In the weeks leading up to Brands we decided to put some harder compound pads on the rear brakes of the Cayman to try and stop them from overheating. We did a complete fluid change and everything was new. I wasn't due to test before the race as I'd only raced there a few weeks before where I'd finished second in a CSCC round. My mechanic Alex told me to take it easy for the first few laps of qualifying to bed in the new discs and pads and then to come in for pressures. I did just that and went straight back out to put some times down. However, I knew pretty soon that there was a problem. The brake pedal became really inconsistent and I struggled to slow down at all into Graham Hill. My confidence dropped and I was pretty much braking over the finish line for the approach to Paddock. As I came into the pits half way through quali, the pedal was so long I almost couldn't stop where my mechanic was standing! We decided that I'd boiled the fluid and that we would flush it through ahead of the race. I hadn't put any kind of time down and was dead last. In the back of my mind, I knew I had a bigger problem than boiled fluid.
The race rolled around and I just knew before I'd even started that I wouldn't finish. The start was a bit of a shambles as the organisers had left the sprint start in the system so instead of the red lights coming on then lights out signifying the start of the race, they put green lights on and left them on! We all went into Paddock not really knowing if we were actually racing or not until we passed the start line again. However, that was going to be the least of my problems! About three laps in, my brakes started to go again. A solid pedal at Druids was followed by a spongy pedal at Graham Hill and any confidence I had in the car or the ability to drive it at all was lost. I pulled into the pit lane and knew my weekend was over.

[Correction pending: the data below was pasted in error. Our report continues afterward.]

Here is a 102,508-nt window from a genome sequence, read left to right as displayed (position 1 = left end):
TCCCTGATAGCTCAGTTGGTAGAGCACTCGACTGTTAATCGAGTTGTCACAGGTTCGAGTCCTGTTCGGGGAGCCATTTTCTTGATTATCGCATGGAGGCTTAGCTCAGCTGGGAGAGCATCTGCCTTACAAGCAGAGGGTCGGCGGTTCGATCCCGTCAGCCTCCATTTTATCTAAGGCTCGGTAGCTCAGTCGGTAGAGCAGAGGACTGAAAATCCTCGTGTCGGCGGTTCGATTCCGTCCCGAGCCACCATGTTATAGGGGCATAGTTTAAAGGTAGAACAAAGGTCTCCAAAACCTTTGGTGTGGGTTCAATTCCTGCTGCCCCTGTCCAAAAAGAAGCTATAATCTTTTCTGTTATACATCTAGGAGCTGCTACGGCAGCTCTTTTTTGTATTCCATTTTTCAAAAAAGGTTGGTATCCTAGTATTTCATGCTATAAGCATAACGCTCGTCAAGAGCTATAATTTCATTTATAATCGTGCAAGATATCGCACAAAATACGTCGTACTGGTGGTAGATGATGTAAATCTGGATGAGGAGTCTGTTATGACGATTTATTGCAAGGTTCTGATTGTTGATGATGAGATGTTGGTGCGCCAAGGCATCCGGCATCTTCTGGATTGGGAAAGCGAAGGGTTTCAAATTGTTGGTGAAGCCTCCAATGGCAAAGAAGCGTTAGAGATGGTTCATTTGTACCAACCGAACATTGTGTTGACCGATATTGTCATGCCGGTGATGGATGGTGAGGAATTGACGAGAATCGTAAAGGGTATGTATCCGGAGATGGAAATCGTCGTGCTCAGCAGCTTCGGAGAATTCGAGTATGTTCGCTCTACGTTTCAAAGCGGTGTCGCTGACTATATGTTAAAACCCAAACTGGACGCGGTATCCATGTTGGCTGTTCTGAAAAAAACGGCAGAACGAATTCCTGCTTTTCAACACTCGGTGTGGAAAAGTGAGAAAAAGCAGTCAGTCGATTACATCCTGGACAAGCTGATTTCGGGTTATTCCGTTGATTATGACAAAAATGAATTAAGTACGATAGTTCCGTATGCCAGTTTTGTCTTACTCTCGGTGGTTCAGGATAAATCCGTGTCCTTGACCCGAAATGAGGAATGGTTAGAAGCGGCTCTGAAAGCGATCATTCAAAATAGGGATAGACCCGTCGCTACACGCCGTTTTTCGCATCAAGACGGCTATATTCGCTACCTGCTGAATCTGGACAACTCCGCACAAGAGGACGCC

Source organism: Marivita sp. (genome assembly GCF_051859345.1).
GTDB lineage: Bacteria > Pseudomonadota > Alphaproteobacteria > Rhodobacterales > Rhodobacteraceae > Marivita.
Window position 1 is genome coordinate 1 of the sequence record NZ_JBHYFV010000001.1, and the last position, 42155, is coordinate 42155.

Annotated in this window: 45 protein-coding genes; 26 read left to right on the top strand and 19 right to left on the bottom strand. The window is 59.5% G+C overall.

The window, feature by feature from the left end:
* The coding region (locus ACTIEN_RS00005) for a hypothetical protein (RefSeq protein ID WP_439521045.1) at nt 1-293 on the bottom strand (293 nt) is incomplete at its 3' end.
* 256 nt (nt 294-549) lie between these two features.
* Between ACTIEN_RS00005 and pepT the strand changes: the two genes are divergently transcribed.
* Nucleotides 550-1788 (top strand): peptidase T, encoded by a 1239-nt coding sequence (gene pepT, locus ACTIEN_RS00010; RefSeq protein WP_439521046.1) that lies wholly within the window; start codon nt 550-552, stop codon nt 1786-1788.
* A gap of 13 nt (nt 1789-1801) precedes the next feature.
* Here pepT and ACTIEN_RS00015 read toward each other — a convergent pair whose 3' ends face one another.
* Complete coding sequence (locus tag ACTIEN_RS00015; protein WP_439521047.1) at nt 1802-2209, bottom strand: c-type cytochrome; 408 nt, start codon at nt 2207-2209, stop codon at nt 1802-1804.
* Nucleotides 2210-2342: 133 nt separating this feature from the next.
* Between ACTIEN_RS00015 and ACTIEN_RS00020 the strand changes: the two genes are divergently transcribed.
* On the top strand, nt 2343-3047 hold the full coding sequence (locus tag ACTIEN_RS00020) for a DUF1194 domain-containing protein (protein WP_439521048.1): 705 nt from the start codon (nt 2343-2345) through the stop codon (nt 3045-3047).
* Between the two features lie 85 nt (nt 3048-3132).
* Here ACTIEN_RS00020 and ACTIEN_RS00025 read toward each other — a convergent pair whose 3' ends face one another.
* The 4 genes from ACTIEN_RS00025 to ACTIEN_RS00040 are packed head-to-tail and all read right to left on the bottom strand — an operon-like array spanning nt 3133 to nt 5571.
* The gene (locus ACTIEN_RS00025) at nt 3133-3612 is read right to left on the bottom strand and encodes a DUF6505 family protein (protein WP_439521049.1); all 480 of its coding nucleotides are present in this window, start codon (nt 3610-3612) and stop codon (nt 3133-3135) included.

A disappointing weekend will not affect my love for Brands Indy and I can't wait to race there again next season. We have one round left at Donington this Sunday with the CSCC and I've got all my fingers crossed that my brakes will be sorted by then. These last two races have taught me a lot about confidence and how important it is to focus on the positives in racing. You can have the quickest car on the grid and the best brakes in the paddock but without confidence you will not win that race. My GB Wheelchair Rugby coach once told me to ONLY worry about the things you can control. I can mitigate mechanical failures by having a strong team behind me but I can't control all aspects of the mechanics of my car, that's just racing. What I can control is how I think about the situation and the things I choose to focus on. Ahead of Donington, I am remembering my ability to drive on slicks in the wet, my last-to-seventh finish at Silverstone and all the silverware I've won this season. Trust me when I say that no one can believe in you more than you can believe in yourself.
I'll see you all at Donington!